News National ‘Yes’ needs to go negative with a ‘rational scare campaign’, says Rodney Croome

‘Yes’ needs to go negative with a ‘rational scare campaign’, says Rodney Croome

same-sex marriage
'Yes' campaigners have so far focused on positive themes of love and equality. Photo: AAP
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The ‘Yes’ campaign is being urged to consider a dramatic pivot – including a “rational scare campaign” – amid a string of polls showing opponents of same-sex marriage are gaining ground.

As Monday’s Newspoll showed another drop in support for a change to Australia’s marriage laws, veteran gay rights campaigner Rodney Croome told The New Daily the ‘Yes’ campaign needed to “shift gears”.

“We need to do more to dispel some of the myths and misconceptions that are flooding our airways,” Mr Croome said.

“And we need to run our own ‘rational scare campaign’ pointing out the very real damage that will be caused by a ‘No’ vote: damage to young LGBTI people, to the families of LGBTI people, to the institution of marriage, to Australia’s international reputation and to the global marriage equality movement.”

Mr Croome, now a spokesman for the gay rights advocacy group just.equal, was “alarmed by the increasing number of people” he had encountered who had backed ‘Yes’ but “who now say they are voting ‘No’, or just not voting”.

Prominent ‘No’ campaigners, including Tony Abbott and the Australian Christian Lobby’s Lyle Shelton, have linked same-sex marriage to sex education in schools, freedom of speech and religious freedom.

‘No’ campaigners have also received significantly more media coverage throughout the campaign, according to analysis from at least two companies.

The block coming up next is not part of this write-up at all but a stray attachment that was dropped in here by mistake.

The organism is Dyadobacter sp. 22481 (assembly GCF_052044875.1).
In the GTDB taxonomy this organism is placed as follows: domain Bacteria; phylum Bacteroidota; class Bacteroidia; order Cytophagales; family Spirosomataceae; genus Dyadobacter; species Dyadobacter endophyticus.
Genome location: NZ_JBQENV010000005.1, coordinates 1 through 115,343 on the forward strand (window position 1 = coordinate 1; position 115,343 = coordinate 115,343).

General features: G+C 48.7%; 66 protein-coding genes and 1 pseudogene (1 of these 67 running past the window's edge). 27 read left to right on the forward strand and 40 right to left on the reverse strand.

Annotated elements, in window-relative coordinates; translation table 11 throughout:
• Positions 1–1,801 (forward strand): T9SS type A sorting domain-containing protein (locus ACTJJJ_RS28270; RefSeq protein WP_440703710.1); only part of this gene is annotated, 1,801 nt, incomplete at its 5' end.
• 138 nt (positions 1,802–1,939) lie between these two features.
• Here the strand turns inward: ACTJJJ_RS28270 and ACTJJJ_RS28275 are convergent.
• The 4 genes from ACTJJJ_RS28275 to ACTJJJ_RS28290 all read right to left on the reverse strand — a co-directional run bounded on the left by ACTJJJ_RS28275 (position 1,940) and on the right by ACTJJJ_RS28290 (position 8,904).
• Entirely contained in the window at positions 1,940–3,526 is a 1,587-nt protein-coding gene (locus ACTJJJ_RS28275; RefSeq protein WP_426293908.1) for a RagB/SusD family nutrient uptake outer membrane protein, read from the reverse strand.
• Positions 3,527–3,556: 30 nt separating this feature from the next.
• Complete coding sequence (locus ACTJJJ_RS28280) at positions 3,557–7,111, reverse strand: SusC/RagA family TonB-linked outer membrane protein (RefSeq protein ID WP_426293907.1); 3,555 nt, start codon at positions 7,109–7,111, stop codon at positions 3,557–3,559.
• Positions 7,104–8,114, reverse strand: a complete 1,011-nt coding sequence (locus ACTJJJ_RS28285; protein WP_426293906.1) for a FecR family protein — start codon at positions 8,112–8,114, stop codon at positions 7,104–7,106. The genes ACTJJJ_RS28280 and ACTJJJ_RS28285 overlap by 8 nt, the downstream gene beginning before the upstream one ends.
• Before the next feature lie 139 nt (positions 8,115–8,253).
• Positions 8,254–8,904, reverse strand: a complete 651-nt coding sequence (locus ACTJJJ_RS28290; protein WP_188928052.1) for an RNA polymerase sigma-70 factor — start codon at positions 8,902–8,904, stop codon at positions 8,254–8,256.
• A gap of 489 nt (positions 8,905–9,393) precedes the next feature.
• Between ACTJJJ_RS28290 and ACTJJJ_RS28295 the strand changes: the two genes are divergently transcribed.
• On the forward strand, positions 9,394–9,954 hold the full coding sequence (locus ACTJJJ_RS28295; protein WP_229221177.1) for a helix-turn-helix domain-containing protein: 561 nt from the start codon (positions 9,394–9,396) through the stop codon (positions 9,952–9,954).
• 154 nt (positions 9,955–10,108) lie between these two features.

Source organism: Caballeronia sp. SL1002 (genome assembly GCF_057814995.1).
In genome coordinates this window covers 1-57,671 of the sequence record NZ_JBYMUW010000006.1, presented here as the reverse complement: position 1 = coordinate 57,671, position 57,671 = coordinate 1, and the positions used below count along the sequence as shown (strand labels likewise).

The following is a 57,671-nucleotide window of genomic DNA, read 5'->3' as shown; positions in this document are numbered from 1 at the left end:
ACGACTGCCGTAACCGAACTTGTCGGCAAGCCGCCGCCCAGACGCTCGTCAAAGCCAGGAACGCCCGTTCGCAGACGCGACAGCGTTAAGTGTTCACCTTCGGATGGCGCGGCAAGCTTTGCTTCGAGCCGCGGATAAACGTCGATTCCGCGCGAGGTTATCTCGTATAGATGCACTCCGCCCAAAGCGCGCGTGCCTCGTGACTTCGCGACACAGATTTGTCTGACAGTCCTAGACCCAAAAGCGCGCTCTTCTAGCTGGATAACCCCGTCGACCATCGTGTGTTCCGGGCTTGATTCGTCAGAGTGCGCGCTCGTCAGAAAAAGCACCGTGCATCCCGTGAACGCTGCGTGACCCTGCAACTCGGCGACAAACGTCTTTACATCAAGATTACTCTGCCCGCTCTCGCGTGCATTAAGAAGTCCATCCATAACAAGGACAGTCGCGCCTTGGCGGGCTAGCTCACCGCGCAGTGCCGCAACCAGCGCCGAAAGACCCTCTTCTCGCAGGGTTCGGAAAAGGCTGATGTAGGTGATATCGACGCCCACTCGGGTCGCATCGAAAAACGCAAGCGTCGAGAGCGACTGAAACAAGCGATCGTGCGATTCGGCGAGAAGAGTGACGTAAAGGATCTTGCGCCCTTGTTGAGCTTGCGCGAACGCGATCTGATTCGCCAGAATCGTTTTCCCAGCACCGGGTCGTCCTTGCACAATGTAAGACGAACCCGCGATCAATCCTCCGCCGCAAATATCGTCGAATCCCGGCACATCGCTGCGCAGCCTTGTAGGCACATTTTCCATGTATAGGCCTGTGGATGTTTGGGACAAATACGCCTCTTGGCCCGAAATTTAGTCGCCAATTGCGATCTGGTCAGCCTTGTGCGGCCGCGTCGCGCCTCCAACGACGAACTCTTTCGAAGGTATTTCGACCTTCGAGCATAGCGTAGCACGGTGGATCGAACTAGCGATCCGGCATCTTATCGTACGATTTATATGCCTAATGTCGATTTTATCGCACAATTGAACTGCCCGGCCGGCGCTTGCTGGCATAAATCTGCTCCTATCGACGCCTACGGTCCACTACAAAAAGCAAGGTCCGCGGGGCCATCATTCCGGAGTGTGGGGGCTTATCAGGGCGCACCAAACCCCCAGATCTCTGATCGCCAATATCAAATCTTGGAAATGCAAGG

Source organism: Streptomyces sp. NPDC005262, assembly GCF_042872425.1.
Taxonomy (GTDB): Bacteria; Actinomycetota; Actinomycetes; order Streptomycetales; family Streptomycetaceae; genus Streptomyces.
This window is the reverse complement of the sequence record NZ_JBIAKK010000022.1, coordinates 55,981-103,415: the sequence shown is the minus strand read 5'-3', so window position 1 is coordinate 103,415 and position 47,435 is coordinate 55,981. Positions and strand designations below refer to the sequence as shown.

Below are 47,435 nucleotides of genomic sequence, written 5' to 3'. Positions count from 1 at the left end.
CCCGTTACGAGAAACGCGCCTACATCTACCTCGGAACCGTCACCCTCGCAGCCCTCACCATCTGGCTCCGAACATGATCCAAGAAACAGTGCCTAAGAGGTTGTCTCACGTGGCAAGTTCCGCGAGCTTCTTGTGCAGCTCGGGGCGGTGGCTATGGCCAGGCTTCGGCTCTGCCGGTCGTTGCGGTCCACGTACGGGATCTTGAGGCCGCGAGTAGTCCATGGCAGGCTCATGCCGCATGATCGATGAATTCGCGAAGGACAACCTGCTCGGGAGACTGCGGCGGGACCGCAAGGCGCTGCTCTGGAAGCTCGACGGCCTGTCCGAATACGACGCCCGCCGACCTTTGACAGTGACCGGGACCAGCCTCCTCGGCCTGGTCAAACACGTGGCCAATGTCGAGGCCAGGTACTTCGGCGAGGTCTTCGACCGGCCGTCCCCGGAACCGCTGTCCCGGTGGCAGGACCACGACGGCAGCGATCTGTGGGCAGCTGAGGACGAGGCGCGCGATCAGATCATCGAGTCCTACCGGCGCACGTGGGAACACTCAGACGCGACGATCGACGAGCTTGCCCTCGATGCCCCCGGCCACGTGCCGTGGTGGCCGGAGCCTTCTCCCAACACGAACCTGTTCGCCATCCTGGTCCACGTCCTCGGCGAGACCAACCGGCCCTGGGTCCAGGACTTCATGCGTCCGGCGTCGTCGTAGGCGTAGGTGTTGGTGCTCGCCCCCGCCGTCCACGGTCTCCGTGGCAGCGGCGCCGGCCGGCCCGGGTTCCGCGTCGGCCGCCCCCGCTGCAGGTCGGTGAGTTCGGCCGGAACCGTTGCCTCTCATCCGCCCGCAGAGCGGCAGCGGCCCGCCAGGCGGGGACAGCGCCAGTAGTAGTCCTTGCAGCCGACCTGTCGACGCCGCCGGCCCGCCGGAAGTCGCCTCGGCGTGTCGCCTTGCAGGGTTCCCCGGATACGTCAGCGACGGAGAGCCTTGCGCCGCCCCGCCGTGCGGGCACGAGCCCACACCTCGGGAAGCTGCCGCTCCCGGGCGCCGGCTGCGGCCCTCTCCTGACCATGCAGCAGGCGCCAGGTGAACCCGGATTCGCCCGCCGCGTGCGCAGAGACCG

rodney croome
Long-time LGBTI rights campaign Rodney Croome says the ‘Yes’ campaign needs to “shift gears”. Photo: AAP

But the Equality Campaign and high-profile ‘Yes’-backing politicians have mostly chosen not to engage with the Coalition For Marriage’s attempts to widen the debate to other issues.

Instead, they have focused on positive themes of love and equality.

Mr Croome’s fear is that the ‘No’ campaign’s talking points have “hit home” with soft ‘Yes’ voters, in part, because they have been left unchallenged.

“The current campaign has done a very good job ensuring strong ‘Yes’ supporters return their ballot,” he said.

“But a pivot is required to encourage soft ‘Yes’ voters to return their ballots and that must include dispelling any doubts sown by the ‘No’ case.”

Mr Croome, the founder and former national director of the Australian Marriage Equality group, first shared his concerns in a piece co-written with the former Tasmanian Anti-Discrimination commissioner Robin Banks for youth pop culture website Junkee.

That piece was designed at giving “voice to a growing concern in the grassroots marriage equality movement” to “persuade the ‘Yes’ campaign to shift gears”, he told The New Daily.

‘Yes’ support declining

Mr Croome and Ms Banks say those who have switched their vote to ‘No’ or no longer plan to vote have almost universally cited “the No case’s talking points about freedom, school curricula, and to a lesser extent who should raise children”.

“The arguments are out there and we need to address them or risk looking like we are trying to hide something,” they wrote.

Monday’s Newspoll showed support for same-sex marriage had fallen to 57 per cent, down from 63 per cent in August. It was the latest in a series of surveys showing a gradual erosion of support for the ‘Yes’ side.

That poll comes as an unsolicited national ‘Yes’ text message blast stirs a backlash among some voters and with ‘No’ campaigners seizing on last week’s alleged attack on Tony Abbott in Hobart.

Mr Croome said the ‘No’ campaign’s plan was “basically a voter suppression campaign, made much easier by the fact this vote is not compulsory”.

“The obsession of the anti-equality movement with having a public vote at all costs is because they believe they can scare enough soft ‘Yes’ voters into voting ‘No’, or not voting, through their over-the-top fear-mongering, that they significantly erode the ‘Yes’ vote,” he said.

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